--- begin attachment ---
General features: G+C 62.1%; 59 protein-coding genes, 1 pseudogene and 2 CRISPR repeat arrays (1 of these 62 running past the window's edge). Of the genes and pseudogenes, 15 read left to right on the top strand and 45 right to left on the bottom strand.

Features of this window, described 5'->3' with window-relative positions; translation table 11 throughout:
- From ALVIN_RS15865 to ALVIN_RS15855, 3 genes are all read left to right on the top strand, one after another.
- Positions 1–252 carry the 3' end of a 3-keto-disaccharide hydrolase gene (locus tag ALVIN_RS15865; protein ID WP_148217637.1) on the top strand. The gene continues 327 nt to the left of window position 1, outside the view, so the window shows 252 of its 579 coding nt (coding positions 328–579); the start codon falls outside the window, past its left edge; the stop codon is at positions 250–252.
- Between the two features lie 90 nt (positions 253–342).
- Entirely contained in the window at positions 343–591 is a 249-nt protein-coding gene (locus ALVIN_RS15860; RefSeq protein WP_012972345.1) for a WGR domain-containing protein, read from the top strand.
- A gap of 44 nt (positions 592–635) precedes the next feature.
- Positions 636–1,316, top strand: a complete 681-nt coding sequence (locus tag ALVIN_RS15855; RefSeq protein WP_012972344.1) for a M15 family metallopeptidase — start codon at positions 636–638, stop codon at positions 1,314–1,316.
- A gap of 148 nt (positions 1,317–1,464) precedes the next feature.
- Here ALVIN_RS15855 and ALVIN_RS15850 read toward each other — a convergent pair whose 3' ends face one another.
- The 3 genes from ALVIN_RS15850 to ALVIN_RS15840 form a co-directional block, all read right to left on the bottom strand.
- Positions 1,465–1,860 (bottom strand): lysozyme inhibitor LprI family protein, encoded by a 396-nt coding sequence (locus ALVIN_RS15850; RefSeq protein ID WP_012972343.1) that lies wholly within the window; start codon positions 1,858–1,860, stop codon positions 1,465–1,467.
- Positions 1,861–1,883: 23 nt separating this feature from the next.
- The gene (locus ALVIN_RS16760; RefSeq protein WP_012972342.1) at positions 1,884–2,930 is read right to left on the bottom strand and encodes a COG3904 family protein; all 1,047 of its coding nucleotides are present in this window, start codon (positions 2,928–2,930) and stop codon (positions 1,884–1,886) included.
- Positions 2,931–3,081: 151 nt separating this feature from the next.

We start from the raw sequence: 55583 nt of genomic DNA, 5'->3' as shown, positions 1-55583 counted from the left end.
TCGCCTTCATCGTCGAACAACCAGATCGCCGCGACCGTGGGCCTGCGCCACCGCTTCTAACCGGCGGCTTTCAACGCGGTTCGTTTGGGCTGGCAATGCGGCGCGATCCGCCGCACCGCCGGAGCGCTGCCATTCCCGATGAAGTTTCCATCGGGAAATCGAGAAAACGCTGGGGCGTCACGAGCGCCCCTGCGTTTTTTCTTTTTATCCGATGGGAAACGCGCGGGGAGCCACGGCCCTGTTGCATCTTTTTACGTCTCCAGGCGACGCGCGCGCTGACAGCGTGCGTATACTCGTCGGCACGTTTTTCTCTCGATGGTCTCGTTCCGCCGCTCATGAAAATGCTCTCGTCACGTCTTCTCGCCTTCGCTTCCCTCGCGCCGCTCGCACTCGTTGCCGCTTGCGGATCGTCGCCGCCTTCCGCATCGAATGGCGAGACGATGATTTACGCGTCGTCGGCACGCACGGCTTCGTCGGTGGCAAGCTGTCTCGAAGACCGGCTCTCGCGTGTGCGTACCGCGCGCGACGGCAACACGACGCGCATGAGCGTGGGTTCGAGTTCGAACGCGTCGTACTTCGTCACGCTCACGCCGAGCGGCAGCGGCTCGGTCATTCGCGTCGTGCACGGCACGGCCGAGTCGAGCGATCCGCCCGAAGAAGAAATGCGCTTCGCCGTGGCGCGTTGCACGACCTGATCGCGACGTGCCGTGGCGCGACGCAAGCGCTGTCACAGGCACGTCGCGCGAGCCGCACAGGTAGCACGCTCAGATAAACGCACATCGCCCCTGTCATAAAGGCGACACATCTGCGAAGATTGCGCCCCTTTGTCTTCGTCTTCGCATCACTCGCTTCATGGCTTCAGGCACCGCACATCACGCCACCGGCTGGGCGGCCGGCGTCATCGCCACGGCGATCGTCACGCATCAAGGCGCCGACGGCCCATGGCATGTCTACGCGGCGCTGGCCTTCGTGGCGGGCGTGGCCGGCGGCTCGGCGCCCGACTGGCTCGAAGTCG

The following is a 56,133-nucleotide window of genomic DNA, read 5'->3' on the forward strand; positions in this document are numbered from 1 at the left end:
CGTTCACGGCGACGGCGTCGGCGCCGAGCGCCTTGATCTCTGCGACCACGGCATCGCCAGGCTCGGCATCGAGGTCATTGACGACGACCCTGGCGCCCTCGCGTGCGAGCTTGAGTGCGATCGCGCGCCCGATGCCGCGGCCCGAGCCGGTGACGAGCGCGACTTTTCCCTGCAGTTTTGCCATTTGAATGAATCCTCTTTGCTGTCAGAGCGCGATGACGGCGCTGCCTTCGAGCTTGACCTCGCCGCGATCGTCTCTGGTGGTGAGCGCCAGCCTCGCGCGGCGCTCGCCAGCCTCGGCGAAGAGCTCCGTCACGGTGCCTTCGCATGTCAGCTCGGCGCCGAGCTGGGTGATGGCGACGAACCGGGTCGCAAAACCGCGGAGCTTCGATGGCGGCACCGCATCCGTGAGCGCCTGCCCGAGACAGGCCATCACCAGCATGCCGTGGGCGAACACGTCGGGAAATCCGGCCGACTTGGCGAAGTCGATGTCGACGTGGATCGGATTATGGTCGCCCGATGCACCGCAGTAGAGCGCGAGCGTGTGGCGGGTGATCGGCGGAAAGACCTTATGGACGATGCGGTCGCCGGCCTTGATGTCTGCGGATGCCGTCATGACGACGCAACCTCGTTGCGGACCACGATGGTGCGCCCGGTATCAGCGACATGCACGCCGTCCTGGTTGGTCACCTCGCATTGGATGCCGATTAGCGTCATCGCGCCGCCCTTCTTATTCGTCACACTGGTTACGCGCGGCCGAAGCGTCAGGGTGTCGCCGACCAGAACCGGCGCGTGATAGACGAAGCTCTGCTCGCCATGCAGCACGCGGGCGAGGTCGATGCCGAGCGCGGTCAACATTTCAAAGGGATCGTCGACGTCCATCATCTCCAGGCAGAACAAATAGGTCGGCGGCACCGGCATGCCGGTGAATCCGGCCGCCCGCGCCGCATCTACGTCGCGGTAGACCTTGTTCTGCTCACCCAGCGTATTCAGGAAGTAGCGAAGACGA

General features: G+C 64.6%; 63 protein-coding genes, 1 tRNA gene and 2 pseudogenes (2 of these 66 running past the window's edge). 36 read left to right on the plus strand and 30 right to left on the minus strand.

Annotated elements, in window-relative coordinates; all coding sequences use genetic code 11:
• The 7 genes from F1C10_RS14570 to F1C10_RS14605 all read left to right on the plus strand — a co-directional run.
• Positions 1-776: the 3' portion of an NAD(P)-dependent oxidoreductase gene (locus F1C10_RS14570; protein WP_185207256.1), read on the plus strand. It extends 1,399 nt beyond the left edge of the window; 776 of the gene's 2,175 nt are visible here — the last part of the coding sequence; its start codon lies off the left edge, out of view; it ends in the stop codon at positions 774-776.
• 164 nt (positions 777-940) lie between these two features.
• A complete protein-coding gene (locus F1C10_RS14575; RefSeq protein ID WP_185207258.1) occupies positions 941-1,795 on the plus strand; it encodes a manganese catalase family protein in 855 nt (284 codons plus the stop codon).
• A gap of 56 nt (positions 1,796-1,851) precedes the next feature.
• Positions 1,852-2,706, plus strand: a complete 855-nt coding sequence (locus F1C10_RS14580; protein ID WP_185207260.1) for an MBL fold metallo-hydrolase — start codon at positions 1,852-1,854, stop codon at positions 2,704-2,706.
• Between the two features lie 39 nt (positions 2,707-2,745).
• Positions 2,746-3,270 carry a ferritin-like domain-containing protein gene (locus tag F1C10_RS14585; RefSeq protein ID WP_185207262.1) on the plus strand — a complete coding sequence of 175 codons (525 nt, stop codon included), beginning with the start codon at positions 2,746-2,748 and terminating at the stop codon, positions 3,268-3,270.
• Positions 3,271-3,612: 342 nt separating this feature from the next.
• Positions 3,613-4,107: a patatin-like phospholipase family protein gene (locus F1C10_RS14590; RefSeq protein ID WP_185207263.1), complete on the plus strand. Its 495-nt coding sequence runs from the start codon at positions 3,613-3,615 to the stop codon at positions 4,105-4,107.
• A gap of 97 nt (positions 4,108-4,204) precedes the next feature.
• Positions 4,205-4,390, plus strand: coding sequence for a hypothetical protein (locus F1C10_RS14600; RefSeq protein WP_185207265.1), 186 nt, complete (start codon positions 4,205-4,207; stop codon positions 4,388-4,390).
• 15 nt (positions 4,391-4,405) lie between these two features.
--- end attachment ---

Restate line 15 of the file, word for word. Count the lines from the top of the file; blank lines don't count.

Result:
- Positions 2,931–3,081: 151 nt separating this feature from the next.